Then he adds, 'and anyway — you've got The Darkness too, haven't you? I hear they're reforming. That's an exclusive for you – Justin is a friend.'

I point out that The Darkness are from Lowestoft, over the border in Suffolk.

'Ah yes. Forgive me. Not Norfolk, then. Near Norfolk.'

Growing up with a windmill as a playground, James remembers his time in Norfolk with great fondness.

'The windmill is absolutely amazing: really something. When I think of Norfolk, it's the windmill at Cley that comes to mind first, that and the incredible flatness of the place and the beautiful countryside,' he says.

'When I was in Norfolk, I spent all my time by the sea and in the countryside. I didn't really go to the towns or the city, I was in Cley, which is the most wonderful place.

'It's a special place to spend time in. I have climbed through every little room in that windmill. I used to climb to the top and stand on the little balcony where the sails were. I don't think it could have been any more exciting for a child.'

James, however, is yet to add a windmill to his portfolio of properties which include a home in Ibiza and a chalet in the Swiss town of Verbier.

'I eat bread, but I don't particularly want to make it,' he laughs.

In the past, James has said that although he loves Norfolk and remembers it with great fondness, it hasn't inspired him to write any songs.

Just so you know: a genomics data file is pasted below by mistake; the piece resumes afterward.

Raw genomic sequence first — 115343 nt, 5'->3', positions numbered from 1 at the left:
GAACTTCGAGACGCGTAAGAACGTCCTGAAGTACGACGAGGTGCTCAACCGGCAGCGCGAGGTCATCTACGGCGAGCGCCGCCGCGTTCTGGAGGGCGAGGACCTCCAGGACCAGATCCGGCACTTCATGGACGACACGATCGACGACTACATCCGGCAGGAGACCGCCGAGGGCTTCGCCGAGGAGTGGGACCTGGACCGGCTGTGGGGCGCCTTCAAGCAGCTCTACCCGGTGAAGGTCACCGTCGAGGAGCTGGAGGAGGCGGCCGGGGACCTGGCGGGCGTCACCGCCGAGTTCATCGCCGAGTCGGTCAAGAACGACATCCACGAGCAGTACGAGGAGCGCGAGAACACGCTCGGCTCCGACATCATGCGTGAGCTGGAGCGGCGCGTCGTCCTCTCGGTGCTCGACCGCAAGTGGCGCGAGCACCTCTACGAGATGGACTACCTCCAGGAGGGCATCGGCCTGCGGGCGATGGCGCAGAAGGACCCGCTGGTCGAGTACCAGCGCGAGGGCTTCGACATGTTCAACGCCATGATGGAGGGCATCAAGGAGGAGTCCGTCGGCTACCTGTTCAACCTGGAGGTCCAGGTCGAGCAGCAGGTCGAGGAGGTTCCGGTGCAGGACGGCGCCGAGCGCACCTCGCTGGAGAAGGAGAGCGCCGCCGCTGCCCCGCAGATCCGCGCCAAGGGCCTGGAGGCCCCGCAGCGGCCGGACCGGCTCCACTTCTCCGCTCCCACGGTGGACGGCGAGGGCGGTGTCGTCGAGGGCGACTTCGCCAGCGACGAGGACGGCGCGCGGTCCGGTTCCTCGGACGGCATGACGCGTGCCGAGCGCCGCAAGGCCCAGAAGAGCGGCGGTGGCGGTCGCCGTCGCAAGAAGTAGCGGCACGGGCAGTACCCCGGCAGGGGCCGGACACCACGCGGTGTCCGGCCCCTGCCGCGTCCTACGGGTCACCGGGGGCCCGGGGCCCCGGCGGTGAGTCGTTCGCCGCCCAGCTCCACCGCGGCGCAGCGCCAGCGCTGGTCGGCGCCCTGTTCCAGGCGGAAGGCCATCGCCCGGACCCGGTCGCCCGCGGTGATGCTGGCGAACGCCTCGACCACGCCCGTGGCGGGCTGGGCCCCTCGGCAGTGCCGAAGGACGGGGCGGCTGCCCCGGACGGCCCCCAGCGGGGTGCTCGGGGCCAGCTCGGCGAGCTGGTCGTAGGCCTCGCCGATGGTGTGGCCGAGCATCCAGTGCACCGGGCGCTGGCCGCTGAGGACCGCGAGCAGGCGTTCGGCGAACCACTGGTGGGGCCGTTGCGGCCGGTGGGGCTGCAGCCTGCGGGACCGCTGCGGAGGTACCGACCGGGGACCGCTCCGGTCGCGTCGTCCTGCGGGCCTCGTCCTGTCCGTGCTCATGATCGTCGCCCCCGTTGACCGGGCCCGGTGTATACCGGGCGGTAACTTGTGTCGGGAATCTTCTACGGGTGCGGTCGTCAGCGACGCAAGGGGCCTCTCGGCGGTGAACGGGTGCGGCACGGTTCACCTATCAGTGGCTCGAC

Tongue in cheek, I tell him this is something he should look to remedy in order to appeal to his fanbase in our county.

'You're right,' he says, 'then again, my new album is all about trying to recapture the optimism of my teenage years – the 'some kind of trouble' I wanted to be getting into.

'So I suppose, by default, the album is all about Norfolk. You can definitely claim it is. If you take some of the letters out of some of the song names, I bet they spell 'Norfolk'.'

James' father, like his grandfather, was a military man who held little regard for the 'noise' that was music ('the most musical thing I ever did was ring the church bells in Wiveton church,' he has said in the past) but his mother introduced young James to the Beatles, the Beach Boys and Pink Floyd.

His first instrument was the recorder, at seven, he was playing the piano and the violin and by 14, when he was a pupil at Harrow, he had taken up the guitar – primarily in an attempt to pick up girls.

'I haven't used the recorder on an album, no,' he says, 'although there is a recorder-like instrument with a keyboard attached which we use on stage. It's a bit more impressive than a recorder, but then again, that wouldn't be hard.

'I'm not ruling out using a recorder in the future, I should add. Actually, I probably am.'

James will be returning to the region in July, when he plays at this year's Newmarket Nights, performing after an evening of racing as part of the track's 25th anniversary line-up.

Having spent much of his army career with them as a member of the Household Cavalry and later when he ran the army's riding school, James adores horses.

More to the point, his uncle used to run the racecourse at Newmarket, so his forthcoming gig there on July 15 will be somewhat of a homecoming.

'I don't get to ride anymore – these days, when I ride, it's in a big tour bus with a band, but it'll be lovely to be in that environment again,' he says.